Deborah Scarborough and her mother Beezie Moore stage homes for sale and fix up vacation rentals through their company Improve to Move. Five years ago, they embarked upon one of their most ambitious projects: the restoration of Scarborough’s own home, an 1889 colonial farmhouse in Paso Robles.
Named the “Doc Kennedy House” after its original owner, the two-story, 2,545-square-foot home was added onto and remodeled twice: in 1910, and again in 1934. Scarborough was grateful that these remodels didn’t destroy its character, “so the house was still true to its history,” she said. “It was solidly built and only needed cosmetic things plus repairs.”
When she bought the house in 2011, her goal was to preserve the home and not to modernize it.
The footprint and floor plan remain the same, but the women revamped nearly every surface with materials appropriate to the period and architectural style of the home. They performed almost all the work themselves over four years, with the help of a few willing family members and friends. They only resorted to professional help for “plumbing or electrical, or (jobs that) required a power saw,” said Scarborough.
She started by spending time at the Paso Robles Main Street offices, studying historical images of the house. From those, the team designed a replacement for the front porch, which was damaged by the 2003 San Simeon earthquake. Light fixtures were a random mix dating from the 1940s to the 1970s. Scarborough replaced them with refurbished antique and vintage ones, including two oil lamps wired for electricity.
Scarborough and Moore removed fussy trim that had been added to make the home seem Victorian. They replaced bathroom fixtures with ones that matched the era of the home.
As for woodwork, most of it was original to the home, but it had been “slathered with some sort of shiny shellac long ago and it was yellowed,” Scarborough said. Faced with either painting, or having the wood stripped — a long, costly process — she opted to coat trim in a creamy white paint, leaving doors and window frames unpainted. “I know some would be horrified,” she said, “but this proved to be the right thing as the house seemed dark before and is now light, bright and inviting.”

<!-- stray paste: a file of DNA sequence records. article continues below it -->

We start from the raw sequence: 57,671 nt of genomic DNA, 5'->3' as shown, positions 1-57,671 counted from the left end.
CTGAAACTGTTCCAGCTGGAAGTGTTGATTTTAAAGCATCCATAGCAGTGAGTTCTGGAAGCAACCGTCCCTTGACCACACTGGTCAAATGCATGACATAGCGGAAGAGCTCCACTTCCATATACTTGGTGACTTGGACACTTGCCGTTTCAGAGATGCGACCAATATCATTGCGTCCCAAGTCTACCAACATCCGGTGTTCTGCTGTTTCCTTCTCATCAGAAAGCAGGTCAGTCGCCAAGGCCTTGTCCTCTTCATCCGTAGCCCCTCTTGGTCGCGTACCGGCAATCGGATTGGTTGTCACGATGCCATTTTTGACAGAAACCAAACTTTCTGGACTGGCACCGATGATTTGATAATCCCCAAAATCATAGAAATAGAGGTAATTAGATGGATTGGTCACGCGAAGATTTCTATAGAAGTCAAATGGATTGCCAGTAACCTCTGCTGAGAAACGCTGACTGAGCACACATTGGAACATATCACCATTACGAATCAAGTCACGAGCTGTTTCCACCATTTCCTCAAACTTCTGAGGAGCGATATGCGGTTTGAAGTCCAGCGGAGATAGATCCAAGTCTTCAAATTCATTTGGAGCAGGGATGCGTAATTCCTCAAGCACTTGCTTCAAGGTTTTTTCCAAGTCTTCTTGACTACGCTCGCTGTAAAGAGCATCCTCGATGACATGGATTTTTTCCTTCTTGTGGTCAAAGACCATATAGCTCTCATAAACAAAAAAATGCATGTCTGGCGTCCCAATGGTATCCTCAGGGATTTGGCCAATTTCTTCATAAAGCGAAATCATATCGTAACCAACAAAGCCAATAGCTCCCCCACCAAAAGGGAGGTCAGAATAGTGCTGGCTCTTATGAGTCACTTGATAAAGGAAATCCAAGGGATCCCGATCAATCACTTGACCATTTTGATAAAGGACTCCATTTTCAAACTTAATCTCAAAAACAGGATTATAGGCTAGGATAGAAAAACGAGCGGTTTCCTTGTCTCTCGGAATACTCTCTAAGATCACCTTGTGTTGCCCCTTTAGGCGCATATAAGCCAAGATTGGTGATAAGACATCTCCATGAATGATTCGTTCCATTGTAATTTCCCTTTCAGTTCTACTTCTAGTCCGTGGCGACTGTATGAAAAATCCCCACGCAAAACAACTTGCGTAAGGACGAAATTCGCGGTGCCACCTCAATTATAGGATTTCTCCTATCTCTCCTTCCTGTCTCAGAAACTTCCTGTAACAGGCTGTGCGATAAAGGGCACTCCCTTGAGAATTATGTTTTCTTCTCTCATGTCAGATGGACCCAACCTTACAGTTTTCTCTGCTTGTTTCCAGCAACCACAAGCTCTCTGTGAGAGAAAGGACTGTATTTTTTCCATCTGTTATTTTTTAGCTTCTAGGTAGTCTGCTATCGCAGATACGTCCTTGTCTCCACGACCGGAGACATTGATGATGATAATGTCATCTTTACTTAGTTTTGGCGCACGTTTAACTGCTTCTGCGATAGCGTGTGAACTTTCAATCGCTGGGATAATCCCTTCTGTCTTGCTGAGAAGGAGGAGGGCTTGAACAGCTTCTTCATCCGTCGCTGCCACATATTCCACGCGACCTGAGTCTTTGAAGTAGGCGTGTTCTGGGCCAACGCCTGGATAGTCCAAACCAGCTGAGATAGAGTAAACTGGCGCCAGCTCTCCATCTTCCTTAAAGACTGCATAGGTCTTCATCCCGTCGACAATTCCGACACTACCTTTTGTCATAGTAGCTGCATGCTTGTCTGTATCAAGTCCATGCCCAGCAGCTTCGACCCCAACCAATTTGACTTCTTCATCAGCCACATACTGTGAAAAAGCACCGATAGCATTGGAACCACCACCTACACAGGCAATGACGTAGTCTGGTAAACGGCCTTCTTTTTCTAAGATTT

The duo estimates they used around 40 gallons of paint inside and outside the house. Interior walls were previously coated in peeling, Victorian-style wallpaper. The new palette for walls includes farmhouse-appropriate hues such as dark gray, blue and red.
Scarborough decorated in an updated traditional style, mixing old with new and tying it all together with a unified color palette. She found honored places for cherished furnishings, including pieces that have been in her family for several generations. One of her favorites is a six-sided entry table that sat in her great-great-grandfather’s home in Brookline, Massachusetts.
The restoration process was long and filled with roadblocks and headaches.
For instance, when Scarborough and her mother tackled wallpaper removal, they did so with confidence, having taken on the task numerous times in the past. But they soon realized that the paper was extremely old, and three layers deep in some rooms. It peeled off in tiny pieces, requiring both steaming and sanding to complete the job. “There was much cursing,” she recalled. Removing the paper took three years, and required the additional help of a niece.
For four years, Scarborough lived among the dust and debris of her home restoration. But, she said, “I wouldn’t have done it any other way. It is unbelievably gratifying and rewarding. I walk through this house and I can’t believe that it’s mine.”
If you go: May 7 AAUW Home Tour
Deborah Scarborough’s home is one of four on this year’s Paso Robles American Association of University Women (AAUW) Home Tour.
The tour will be held from noon to 4 p.m. on May 7 at homes in and around Paso Robles. Tickets are $25 and include both the tour and refreshments. They may be purchased at The Blenders in Paso Robles, from any AAUW member, or by calling Bev Howe at (805) 239-1817.
Other homes on the tour:
- The Zenobios home is located in a tranquil setting just west of Paso Robles. It is dubbed “The Granite Ranch” because of its striking use of many different types of granite.
- The contemporary Klosterman home features modern fixtures, Carrara marble, and distinctive décor that expresses the homeowner’s love of fashion and travel.
- Villa Vetta is a grand Tuscan-style home. It was primarily designed by its owners, Tom and Rebecca Allen, who were inspired by their experiences living in Turin, Italy.